Pronounced changes in lifestyle and environment have made type 2 diabetes (T2D) a worldwide epidemic rapidly over the twenty-first century, and the accompanying complications constitute a main threat to global health [1]. Insulin resistance, a hallmark of T2D, is believed to be a fundamental pathologic event and underlying feature of T2D [2]. Although conventional insulin sensitizers, including metformin and rosiglitazone, have been proven to improve insulin sensitivity in target tissues, no pharmacologic agents exist which can be proven to treat diabetes completely. Hence, more efficacious strategies that can act via a new mechanism to promote insulin sensitivity are needed. Recently, insulin resistance is increasingly considered to be associated with low-grade systemic chronic inflammation, which has a central role in the pathogenesis of T2D [3, 4]. Since Hotamisligil et al. [5] first found that tumor necrosis factor (TNF)-α can be induced in a T2D rodent model, more attention has been focused on the connection between inflammation and insulin resistance. Another study in individuals revealed that, during obesity, elevated levels of C-reactive protein and interleukin (IL)-1β in the blood were predictive indicators of the development of T2D [6]. Therefore, chronic inflammation has been recognized as a critical inducer in the development of insulin resistance and T2D.

Consistent with these data, recent studies have shown that the nod-like receptor protein 3 (NLRP3) inflammasome plays a pivotal regulatory role in the mechanism that induces systemic inflammation and insulin resistance in obesity and T2D [7, 8]. The NLRP3 inflammasome can be triggered by both pathogen-associated molecular patterns and various danger-associated molecular patterns, including lipopolysaccharide (LPS) and saturated fatty acids, and further binds to its receptor on the cell surface, activating a proinflammatory pathway and inducing cytokine expression in various cell types [9, 10]. Structurally, a functional NLRP3 inflammasome is composed of NLRP3, apoptosis-associated speck-like protein (ASC), and caspase-1. NLRP3 interacts with ASC to activate caspase-1 and further regulates the maturation and secretion of proinflammatory cytokines IL-1β and IL-18, which are involved in the inflammation response [11, 12]. Indeed, multiple studies have demonstrated that inflammasome activation and the cleavage of inflammatory cytokines IL-1β and IL-18 induced by obesity in key metabolic tissues promote chronic inflammation and contribute to the development of T2D [7, 1315]. Other researchers reported that the elevated cytokines such as caspase-1, IL-1β, IL-6, and TNF-α produced by activation of the inflammatory signaling pathways can contribute to glucose uptake failure and insulin sensitivity by disrupting insulin signaling [1618]. Moreover, deficiency of protein in the NLRP3 inflammasome complex protects mice from high fat diet (HFD)-induced inflammation, alleviates insulin resistance, and promotes insulin signaling in insulin target tissues [8, 19, 20]. Notably, searching for an effective method to attenuate NLRP3 inflammasome-mediated inflammation will be a novel advance in treatment for insulin resistance and T2D.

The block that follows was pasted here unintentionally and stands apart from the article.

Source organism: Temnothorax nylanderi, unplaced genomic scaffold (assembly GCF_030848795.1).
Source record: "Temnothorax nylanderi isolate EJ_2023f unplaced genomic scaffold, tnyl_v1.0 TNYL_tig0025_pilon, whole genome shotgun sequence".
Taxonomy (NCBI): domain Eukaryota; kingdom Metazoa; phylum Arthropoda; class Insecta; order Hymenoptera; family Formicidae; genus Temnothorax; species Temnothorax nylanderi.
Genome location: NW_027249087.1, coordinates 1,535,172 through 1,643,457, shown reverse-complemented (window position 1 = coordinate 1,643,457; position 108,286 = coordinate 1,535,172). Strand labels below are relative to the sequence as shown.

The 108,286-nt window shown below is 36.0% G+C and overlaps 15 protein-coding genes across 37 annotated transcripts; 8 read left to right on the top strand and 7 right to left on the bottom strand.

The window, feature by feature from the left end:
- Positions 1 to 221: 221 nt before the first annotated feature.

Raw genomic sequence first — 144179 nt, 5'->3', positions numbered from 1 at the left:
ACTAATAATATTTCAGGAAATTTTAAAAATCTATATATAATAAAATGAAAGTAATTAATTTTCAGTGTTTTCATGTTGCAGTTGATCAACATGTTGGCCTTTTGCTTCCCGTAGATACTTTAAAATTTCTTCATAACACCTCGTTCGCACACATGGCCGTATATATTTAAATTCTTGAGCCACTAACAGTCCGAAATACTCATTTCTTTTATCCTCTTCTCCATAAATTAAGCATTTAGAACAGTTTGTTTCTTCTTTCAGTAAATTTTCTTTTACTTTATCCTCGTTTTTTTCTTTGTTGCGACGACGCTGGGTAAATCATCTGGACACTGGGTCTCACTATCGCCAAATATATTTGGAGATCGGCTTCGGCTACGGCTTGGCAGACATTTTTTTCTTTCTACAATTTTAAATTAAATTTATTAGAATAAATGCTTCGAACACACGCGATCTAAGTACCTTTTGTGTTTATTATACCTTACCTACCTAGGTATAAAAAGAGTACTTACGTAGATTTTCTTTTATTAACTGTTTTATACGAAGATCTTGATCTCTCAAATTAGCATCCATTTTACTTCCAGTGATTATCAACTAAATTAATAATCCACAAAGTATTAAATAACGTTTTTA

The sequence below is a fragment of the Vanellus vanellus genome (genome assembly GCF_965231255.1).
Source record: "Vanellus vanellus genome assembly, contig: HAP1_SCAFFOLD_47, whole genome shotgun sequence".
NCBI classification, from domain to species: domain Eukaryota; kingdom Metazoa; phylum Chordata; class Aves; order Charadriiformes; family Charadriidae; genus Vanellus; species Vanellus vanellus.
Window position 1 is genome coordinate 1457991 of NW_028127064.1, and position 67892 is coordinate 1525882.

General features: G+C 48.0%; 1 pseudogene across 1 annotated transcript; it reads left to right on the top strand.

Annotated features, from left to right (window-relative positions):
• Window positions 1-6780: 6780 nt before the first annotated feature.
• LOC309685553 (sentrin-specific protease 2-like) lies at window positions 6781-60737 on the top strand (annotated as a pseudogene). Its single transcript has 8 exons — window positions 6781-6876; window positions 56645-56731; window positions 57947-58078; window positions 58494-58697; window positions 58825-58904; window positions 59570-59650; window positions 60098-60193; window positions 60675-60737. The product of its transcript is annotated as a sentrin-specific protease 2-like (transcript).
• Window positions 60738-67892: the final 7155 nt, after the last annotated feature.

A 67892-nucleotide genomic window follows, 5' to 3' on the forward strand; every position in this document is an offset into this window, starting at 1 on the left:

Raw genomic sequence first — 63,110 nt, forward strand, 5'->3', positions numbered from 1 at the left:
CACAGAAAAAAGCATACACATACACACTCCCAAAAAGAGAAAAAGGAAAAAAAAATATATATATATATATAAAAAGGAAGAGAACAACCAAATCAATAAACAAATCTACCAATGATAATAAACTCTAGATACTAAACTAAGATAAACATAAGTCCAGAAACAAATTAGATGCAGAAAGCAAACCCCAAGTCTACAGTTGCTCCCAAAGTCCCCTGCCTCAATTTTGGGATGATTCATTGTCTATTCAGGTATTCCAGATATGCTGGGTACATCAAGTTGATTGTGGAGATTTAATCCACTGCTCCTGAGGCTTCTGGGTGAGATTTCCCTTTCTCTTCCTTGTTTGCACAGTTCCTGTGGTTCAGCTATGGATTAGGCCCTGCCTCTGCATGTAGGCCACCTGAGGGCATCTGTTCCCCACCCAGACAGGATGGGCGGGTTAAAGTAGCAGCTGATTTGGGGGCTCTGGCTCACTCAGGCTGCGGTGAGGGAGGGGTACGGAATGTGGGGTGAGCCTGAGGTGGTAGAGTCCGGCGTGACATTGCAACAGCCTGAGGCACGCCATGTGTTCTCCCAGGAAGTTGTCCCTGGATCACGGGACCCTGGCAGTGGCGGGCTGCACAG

Mesenchymal stem cells (MSCs) are multipotent stem cells with self-renewing capacities and low immunogenicity, which make them attractive for treating many diseases [21]. Interestingly, a recent paradigm shift suggests that MSCs have exhibited potential immunomodulation and anti-inflammatory properties through their paracrine effects [22]. In a renal medullary inflammation rat model, MSC transplantation could attenuate activation of the NLRP3 inflammasome and promote renal medullary function [23]. Moreover, MSCs have also been shown to downmodulate the inflammatory factors (IL-1β, TNF-α, and IL-6) through secreting prostaglandin E2 for therapies in osteoarticular diseases [24]. Additionally, promising results in a clinical trial have shown that MSCs reduce systemic inflammation in patients with T2D, and our previous study has confirmed that MSC administration alleviates insulin resistance in target tissues of HFD-treated T2D rats [25, 26]. Given the beneficial anti-inflammatory property of MSCs, it is imperative to test the possibility that MSCs could suppress NLRP3 inflammation activity to improve insulin resistance in a paracrine fashion.

In this study, we confirmed in vitro that the NLRP3 inflammasome was activated in an LPS and palmitic acid (PA)-induced inflammation model of insulin resistance in HepG2 cells. Human umbilical cord-derived MSCs (UC-MSCs) and their conditioned media (CM) could enhance insulin sensitivity through inhibiting the upregulation of NLRP3 inflammasome components with the elevated cleavage of IL-1β, IL-18, and TNF-α in insulin-resistant HepG2 cells. We also demonstrated that UC-MSCs repaired the glucose intolerance by suppressing inflammatory mediator release in insulin target tissues of the T2D animal model. Collectively, our studies provide evidence that MSC-mediated paracrine properties exert a protective effect on ameliorating insulin resistance through their immunomodulatory potency. This research further provides a rationale for the possible application of MSCs in the clinical treatment of insulin resistance and T2D.